Cloud-based cybersecurity defender Cloudstrike (CRWD) reported a fiscal second-quarter loss that was narrower from a year ago and narrower than analysts' forecasts on solid growth in its recurring subscriptions of cloud-based security systems.
The Sunnyvale, Calif.-based company, which the FBI used to assess the Russian hacking of the DNC, posted a non-GAAP net loss of $23.1 million, or 18 cents a share, vs. a loss of $30.4 million, or 69 cents a share, in the comparable year-ago quarter. Analysts polled by FactSet had been expecting a loss of 23 cents a share.
Revenue totaled $108.1 million compared with $55.7 million in the second quarter of fiscal 2019, though slightly below the $111.1 million expected by analysts. Subscription revenue was $97.6 million vs. $49.2 million in the year-earlier quarter.
A surge of ransomware attacks against local governments, law enforcement agencies and school systems have seen activity from a Russian based group dubbed Wizard Spider. "It's big-game hunting," according to @Adam_Cyber of @CrowdStrike https://t.co/ih8BPXGkKd via @State_Scoop pic.twitter.com/oCcFTna5Ke— CrowdStrike (@CrowdStrike) September 4, 2019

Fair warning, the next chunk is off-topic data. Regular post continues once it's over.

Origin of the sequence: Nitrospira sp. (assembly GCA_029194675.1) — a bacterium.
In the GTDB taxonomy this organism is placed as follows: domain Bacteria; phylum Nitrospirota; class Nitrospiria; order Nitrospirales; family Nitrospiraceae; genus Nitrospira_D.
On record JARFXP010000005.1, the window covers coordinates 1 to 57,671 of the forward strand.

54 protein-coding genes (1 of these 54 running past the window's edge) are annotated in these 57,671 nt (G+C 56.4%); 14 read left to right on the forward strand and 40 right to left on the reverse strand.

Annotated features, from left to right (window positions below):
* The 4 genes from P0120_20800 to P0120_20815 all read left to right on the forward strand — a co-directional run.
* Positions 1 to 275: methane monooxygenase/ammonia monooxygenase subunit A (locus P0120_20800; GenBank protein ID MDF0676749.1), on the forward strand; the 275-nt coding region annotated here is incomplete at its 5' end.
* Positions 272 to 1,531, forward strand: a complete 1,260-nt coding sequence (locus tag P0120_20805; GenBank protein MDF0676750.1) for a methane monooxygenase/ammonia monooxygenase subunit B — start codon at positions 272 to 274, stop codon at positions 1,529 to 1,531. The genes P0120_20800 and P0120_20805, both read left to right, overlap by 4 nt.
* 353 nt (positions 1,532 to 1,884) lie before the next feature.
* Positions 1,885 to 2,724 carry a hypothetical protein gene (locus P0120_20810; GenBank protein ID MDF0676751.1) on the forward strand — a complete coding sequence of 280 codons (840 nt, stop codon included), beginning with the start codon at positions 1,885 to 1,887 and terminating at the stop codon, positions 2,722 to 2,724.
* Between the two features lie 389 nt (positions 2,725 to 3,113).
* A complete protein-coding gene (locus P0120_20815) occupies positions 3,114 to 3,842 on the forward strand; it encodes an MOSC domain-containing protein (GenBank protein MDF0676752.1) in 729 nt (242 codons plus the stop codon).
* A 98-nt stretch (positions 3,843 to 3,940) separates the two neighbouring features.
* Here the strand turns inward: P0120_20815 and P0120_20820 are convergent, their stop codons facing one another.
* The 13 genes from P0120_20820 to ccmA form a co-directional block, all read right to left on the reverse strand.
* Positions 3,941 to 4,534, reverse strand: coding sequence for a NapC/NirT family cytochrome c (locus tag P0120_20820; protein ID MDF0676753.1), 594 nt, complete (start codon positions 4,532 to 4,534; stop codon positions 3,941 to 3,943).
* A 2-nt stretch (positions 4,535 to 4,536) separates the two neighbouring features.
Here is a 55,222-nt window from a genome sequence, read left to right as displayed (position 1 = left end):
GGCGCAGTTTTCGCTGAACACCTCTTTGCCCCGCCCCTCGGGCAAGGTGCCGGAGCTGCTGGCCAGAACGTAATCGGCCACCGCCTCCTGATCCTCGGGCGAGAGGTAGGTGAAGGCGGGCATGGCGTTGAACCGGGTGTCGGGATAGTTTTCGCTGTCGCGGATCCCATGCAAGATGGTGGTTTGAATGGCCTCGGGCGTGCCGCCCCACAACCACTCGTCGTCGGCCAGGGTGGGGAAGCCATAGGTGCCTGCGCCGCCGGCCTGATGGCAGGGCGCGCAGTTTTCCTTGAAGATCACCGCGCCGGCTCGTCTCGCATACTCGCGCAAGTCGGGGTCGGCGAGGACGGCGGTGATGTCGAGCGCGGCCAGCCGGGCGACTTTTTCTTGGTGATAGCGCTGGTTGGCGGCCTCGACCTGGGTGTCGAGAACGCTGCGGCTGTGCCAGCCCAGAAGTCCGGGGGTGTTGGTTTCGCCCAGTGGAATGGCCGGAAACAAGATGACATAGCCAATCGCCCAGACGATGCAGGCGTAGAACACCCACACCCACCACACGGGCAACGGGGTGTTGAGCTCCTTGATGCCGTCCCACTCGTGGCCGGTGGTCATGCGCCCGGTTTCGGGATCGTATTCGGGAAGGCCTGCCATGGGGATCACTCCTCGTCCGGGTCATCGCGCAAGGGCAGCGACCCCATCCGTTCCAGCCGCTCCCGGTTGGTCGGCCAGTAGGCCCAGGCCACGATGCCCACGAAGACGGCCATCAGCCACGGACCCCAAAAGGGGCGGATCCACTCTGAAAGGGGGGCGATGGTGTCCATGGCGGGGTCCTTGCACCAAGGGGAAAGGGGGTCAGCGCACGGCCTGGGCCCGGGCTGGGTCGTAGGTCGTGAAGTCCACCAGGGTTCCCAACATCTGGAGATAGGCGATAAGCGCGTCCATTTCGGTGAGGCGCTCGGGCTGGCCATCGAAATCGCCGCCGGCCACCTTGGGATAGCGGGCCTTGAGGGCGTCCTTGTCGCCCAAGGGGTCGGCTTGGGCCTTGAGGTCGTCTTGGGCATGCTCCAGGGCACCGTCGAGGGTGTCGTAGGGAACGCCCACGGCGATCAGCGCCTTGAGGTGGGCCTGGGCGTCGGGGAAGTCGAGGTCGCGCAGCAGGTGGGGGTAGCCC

"Customer growth accelerated as an increasing number of organizations recognize the power of CrowdStrike's cloud-native Falcon platform to effectively stop breaches and simplify their security stack with our single-agent architecture," CEO George Kurtz said in a statement.
For fiscal 2020, Crowdstrike said it expects to post a non-GAAP net loss of between $93.5 million and $97.9 million, or between 62 cents and 65 cents a share, on revenue of between $445.4 million and $451.8 million. Analysts forecast a loss of 71 cents a hare for the fiscal year.
Cloudstrike joined a host of tech-focused IPOs when it kicked off its initial public offering in June at $63.50 a share, well above its IPO price of $34.
Shares of Crowdstrike were down nearly 9% at $79.06 in early trading on Friday.